Girls' muay Thai bout sparks anger
Investigation launched as eight-year-old daughter of world champion seen in tears during fight against seven-year-old.
Last Modified: 20 Jun 2011 08:12
A young fighter in Thailand, where the sport originates, rests during sparring [GALLO/GETTY]

A full-contact muay Thai kickboxing bout between two young girls caused controversy in Australia after hundreds of people watched the seven and eight-year-olds fighting.
Sports officials in the northern state of Queensland launched a probe after the bout on Saturday sparked a barrage of criticism from health experts and Internet users who watched online.

Jasmine Parr, daughter of world champion John Wayne Parr, fought three 90-second rounds against seven-year-old Georgina Barton for a prize of A$100 ($106) at an amateur event at Gold Coast Police-Citizens Youth Club.

Muay Thai is a traditional martial art from Thailand that incorporates the use of elbows and knees in striking as well as the hands and feet.
Queensland's minister for child safety and sport said in a statement the bout was "disgraceful".

"I have three daughters aged under 10 and like many mums and dads across Queensland, I was absolutely appalled at the image of children of this age being put in a boxing ring," minister Phil Reeves said.
"If reports about a $100 cash prize for the winning child is correct, then I find the whole situation even more disgraceful.

"I have instructed the Director-General of the Department of Communities to immediately investigate the circumstances of this event.

"I also want the Director-General to provide recommendations on actions the government should consider to ensure the best interests of children are first and foremost when these types of events are being conducted."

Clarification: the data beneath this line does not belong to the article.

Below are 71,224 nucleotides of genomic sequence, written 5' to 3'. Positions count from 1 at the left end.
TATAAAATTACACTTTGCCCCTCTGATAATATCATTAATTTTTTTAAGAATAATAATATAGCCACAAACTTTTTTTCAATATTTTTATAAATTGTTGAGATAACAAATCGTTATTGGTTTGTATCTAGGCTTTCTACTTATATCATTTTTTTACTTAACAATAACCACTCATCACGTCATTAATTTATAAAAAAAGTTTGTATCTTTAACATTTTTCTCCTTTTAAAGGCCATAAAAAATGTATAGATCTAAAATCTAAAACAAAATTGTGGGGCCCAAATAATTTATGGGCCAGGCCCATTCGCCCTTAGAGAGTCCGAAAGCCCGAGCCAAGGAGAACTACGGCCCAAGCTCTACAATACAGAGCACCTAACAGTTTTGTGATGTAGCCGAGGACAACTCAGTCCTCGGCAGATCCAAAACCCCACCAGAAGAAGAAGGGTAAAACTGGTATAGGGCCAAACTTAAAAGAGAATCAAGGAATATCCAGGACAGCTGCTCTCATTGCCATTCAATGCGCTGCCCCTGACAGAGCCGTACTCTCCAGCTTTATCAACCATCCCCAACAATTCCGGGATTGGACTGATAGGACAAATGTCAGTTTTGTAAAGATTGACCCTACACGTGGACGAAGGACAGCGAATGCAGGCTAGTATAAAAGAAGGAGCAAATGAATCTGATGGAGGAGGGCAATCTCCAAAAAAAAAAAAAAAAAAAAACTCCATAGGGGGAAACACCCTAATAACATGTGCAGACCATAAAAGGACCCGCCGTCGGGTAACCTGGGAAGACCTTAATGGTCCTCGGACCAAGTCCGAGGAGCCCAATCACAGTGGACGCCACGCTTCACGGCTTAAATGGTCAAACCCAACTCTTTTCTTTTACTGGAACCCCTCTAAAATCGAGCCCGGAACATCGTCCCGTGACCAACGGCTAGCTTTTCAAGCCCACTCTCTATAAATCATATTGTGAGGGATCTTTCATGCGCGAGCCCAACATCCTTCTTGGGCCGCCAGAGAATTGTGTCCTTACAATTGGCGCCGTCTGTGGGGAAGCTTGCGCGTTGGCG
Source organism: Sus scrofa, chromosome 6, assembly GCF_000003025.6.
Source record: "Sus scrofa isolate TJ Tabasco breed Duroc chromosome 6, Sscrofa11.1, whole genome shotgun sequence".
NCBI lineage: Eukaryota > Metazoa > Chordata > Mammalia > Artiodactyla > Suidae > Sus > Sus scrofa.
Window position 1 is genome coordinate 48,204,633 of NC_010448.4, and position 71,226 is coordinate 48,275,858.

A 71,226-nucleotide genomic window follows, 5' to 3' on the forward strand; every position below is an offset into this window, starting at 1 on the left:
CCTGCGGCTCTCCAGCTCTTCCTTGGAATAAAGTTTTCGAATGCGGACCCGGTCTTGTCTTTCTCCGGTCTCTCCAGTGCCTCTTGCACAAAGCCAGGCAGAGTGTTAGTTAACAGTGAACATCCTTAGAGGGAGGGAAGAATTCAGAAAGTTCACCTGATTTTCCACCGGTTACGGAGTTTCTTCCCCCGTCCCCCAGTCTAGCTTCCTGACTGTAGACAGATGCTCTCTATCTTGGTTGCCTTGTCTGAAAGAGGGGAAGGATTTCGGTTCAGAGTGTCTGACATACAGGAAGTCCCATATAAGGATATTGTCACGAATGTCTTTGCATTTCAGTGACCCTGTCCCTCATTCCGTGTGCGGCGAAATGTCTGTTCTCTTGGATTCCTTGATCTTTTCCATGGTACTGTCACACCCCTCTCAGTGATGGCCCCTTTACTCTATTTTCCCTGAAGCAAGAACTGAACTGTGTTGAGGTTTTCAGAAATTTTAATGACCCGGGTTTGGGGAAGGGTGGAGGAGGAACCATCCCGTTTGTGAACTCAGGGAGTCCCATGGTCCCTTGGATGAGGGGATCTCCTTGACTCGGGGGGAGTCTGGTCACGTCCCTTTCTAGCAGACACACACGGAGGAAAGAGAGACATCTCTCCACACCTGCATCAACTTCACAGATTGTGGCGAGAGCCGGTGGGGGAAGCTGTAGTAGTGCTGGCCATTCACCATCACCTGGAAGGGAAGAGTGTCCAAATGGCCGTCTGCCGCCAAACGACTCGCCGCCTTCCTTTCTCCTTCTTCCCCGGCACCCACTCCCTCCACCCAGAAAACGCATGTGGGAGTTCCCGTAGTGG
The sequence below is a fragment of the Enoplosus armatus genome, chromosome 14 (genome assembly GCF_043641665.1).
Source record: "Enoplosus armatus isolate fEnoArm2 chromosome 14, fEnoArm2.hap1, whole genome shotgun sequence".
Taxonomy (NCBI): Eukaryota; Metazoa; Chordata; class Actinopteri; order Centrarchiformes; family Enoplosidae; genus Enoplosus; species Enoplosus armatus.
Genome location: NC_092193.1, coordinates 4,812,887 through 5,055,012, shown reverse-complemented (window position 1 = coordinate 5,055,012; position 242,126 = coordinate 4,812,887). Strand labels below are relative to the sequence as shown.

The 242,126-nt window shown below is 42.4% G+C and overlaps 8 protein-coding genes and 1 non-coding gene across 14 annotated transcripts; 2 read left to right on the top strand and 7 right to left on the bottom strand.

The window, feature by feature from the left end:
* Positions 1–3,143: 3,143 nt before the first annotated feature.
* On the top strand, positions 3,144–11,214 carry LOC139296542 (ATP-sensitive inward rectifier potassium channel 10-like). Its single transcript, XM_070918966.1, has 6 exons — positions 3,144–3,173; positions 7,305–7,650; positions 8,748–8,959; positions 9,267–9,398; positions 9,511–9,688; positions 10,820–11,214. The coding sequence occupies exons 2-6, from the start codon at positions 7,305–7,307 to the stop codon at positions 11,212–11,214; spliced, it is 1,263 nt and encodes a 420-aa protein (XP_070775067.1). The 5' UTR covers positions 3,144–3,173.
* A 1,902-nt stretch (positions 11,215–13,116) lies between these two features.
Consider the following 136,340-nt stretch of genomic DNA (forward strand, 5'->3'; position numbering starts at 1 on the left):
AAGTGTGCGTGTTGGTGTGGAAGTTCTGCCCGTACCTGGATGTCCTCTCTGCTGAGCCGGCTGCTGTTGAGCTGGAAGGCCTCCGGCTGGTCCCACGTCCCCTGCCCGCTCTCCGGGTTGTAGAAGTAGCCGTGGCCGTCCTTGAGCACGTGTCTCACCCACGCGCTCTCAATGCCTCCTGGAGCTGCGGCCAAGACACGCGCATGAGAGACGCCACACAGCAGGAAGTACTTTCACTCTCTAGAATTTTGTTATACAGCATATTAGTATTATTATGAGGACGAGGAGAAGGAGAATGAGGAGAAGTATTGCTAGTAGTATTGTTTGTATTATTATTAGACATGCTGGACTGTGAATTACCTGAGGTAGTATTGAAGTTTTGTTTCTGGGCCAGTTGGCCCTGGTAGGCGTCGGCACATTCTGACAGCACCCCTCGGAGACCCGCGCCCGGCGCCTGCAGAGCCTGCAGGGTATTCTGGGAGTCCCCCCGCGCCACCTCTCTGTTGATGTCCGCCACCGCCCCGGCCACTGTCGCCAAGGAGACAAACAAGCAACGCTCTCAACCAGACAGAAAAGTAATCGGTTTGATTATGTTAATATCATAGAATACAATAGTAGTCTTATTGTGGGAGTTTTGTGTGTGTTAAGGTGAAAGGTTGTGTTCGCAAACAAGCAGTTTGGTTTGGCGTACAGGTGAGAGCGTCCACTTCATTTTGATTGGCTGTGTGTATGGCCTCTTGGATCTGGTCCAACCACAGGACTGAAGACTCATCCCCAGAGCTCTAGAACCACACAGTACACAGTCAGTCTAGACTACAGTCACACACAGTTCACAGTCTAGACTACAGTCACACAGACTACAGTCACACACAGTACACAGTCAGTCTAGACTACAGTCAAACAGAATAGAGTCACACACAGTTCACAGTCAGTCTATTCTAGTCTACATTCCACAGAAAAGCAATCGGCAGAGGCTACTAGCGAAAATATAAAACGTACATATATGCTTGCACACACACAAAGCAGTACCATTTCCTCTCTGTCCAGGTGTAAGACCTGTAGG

The branch manager of the Gold Coast venue, part of a network of community clubs in partnership with Queensland police, was unavailable for comment.

Parr's father coached her throughout the bout, urging her on as she cried between rounds, and said he would prepare her for future fights.
"My daughter and I shared an experience which no medical expert will ever understand," he told Australian media.

"It was amazing, it was history and something we'll never forget ... Jasmine is already talking about her next fight.

"She might have two fights a year – I'm not trying to smash her."

Topics in this article
Featured on Al Jazeera
Muslim volunteers face questioning and threat of arrest, while aid has been disrupted or blocked, charities say.
Six months on, outrage and sorrow over the mass schoolgirl abduction has disappeared - except for families in Nigeria.
ISIL combatants seeking an 'exit strategy' from Mideast conflict need positive reinforcement back home, analysts say.
European nation hit by a wave of Islamophobia as many young fighters join ISIL in Syria and Iraq.
Lack of child protection laws means abandoned and orphaned kids rely heavily on the care of strangers.
At least 25 tax collectors have been killed since 2012 in Mogadishu, a city awash in weapons and abject poverty.
Since she was 16-years-old, Scottish Nationalist Party's Sturgeon has strove for independence from the UK.
Armed group's ransom success with German hostages marks a re-emergence, as authorities investigate ISIL links.
Western nations are moving into the resource-rich country after decades of disinterest, challenging China's interests.